By the end of election night Nov. 6, 2012, it appeared the embattled Shelby County Election Commission had bounced back from the fiasco of the county August 2012 primary.
Then more than 5,000 voters in Shelby County had complained of receiving the wrong ballots at the polls. But, the early results of a report on glitches occurring last November could cast even more doubts about the commission's competency.
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The philosophy behind the American voting process is supposed to be based on one sterling, yet simple, principal.
One man. One vote.
"There's integrity in the process that the voters have an opportunity to express their will," said Herman Morris, Memphis city attorney.
But, if you listen to embattled Shelby County Election Commission Administrator Richard Holden, conducting an election with a guarantee of trust and integrity in the process is apparently akin to some mystical rocket science or slopping your way through a bowl of linguini.
"It's all very complicated and trying to unravel the ball of spaghetti and point at one thing with a simple answer is unrealistic," Holden said in January.
But Morris, Assistant City Attorney Regina Newman and Election Commissioner George Monger are among those who don't buy into Holden's myriad of excuses for the election commission's voting day meltdowns that continue to plague their operation.
"It's starting to look like more and more like a cover up," Monger said. "We cannot put party politics over principals."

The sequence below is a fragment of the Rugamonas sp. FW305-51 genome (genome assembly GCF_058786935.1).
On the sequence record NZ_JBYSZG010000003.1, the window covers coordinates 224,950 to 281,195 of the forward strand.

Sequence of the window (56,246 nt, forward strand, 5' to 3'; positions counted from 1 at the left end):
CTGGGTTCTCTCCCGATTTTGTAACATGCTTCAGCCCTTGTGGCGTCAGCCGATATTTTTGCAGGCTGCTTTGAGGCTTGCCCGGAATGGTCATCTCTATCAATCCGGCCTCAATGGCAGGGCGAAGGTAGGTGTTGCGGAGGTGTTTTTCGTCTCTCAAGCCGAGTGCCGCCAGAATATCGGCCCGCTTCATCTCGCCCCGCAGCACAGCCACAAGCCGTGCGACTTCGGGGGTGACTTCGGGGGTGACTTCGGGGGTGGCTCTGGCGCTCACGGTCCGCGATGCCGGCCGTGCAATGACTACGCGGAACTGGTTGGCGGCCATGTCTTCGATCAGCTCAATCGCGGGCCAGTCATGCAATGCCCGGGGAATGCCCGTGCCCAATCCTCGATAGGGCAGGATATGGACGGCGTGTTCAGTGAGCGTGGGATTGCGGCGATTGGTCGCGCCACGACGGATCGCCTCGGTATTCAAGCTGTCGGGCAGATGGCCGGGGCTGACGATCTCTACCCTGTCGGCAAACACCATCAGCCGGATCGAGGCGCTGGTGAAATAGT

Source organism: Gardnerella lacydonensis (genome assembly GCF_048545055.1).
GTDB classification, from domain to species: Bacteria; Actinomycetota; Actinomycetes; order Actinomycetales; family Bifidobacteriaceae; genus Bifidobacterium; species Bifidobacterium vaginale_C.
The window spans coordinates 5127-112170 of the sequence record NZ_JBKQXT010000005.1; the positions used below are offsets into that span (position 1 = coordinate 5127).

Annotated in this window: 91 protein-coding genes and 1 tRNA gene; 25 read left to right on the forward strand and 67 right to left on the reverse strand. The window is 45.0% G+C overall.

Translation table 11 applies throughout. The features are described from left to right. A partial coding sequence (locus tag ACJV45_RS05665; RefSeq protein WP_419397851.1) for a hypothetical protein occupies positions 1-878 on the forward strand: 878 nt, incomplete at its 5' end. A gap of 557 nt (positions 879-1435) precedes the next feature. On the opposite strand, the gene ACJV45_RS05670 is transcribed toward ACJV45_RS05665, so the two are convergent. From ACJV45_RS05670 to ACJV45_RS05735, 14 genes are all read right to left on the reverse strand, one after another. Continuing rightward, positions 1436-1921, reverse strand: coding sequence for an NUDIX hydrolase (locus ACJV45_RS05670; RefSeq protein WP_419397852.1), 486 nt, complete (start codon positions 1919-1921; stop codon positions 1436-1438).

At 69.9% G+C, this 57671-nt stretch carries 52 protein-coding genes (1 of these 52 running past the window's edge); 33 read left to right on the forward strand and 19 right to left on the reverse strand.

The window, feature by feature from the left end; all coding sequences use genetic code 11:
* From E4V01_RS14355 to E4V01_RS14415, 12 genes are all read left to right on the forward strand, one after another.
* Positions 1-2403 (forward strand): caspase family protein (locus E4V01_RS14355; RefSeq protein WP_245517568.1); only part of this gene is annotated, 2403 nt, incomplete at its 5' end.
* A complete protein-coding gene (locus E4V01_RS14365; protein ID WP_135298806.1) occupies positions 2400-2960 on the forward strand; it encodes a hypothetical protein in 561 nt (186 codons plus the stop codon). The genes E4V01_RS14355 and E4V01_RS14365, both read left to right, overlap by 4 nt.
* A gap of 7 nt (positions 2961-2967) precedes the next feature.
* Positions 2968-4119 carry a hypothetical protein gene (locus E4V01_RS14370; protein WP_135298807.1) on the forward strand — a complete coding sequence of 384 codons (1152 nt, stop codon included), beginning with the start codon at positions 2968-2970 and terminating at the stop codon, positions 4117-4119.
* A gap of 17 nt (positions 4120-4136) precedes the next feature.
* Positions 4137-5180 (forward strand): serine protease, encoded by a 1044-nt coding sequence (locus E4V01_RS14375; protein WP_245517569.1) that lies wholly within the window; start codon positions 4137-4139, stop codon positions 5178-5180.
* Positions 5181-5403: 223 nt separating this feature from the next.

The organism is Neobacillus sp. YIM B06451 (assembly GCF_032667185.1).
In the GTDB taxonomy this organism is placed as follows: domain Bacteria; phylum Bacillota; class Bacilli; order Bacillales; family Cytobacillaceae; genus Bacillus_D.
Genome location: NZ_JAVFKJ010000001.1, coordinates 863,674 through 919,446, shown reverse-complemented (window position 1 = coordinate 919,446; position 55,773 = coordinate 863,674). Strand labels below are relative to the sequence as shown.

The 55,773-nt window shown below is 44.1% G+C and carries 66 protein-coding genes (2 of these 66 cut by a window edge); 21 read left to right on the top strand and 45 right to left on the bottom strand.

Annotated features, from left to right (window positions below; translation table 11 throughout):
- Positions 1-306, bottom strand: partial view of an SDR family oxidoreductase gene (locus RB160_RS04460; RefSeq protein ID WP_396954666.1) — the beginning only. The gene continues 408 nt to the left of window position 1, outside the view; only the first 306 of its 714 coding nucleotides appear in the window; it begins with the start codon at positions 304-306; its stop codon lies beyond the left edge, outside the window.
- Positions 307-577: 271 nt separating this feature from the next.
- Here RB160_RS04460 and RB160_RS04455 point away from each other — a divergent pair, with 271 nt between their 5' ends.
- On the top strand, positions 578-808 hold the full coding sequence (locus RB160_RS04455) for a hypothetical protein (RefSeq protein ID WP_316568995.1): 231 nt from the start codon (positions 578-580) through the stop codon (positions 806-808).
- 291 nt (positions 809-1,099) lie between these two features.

Just days before Holden's six-month probation period, incurred since last August, expires next week, a new flap has arisen over information contained in the analysis of a report in which more than 400 voters in just one precinct, voting in the November 2012 election, were given the wrong ballots.
"There are 37 city-county boundary precincts," Newman said. "The election commission had analyzed a total of 10 percent and I only had a report on one of them. In one of them there were 449 voters who got the wrong ballot. Either they were outside the city and got a county ballot or etcetera."
"We had every expectation, based on our communications with the individuals putting on the election, that they were on top of it," Morris added.
But, Monger insists getting on top of the of the election commission's problems is proving to be even more difficult for the commissioners themselves. Monger alleges Holden never gave members a copy of the analysis report which contained these early initial findings concerning wrong ballots.
He says it was Newman who shared the report information with Monger after she asked a commission staffer to give her a copy at Monday's commission meeting. Monger alleges e-mails to Holden about the report have gone unanswered.
"Whether it's the proper request for new contracts, whether it's budgetary concerns, if you don't have the full information to convey to the public trust in the commission, if you don't have it yourself as a city commissioner," Monger said.
"I have made the recommendation before and I'll make it right now," Newman said. "They need a professional election administrator, a non-partisan professional election administrator.
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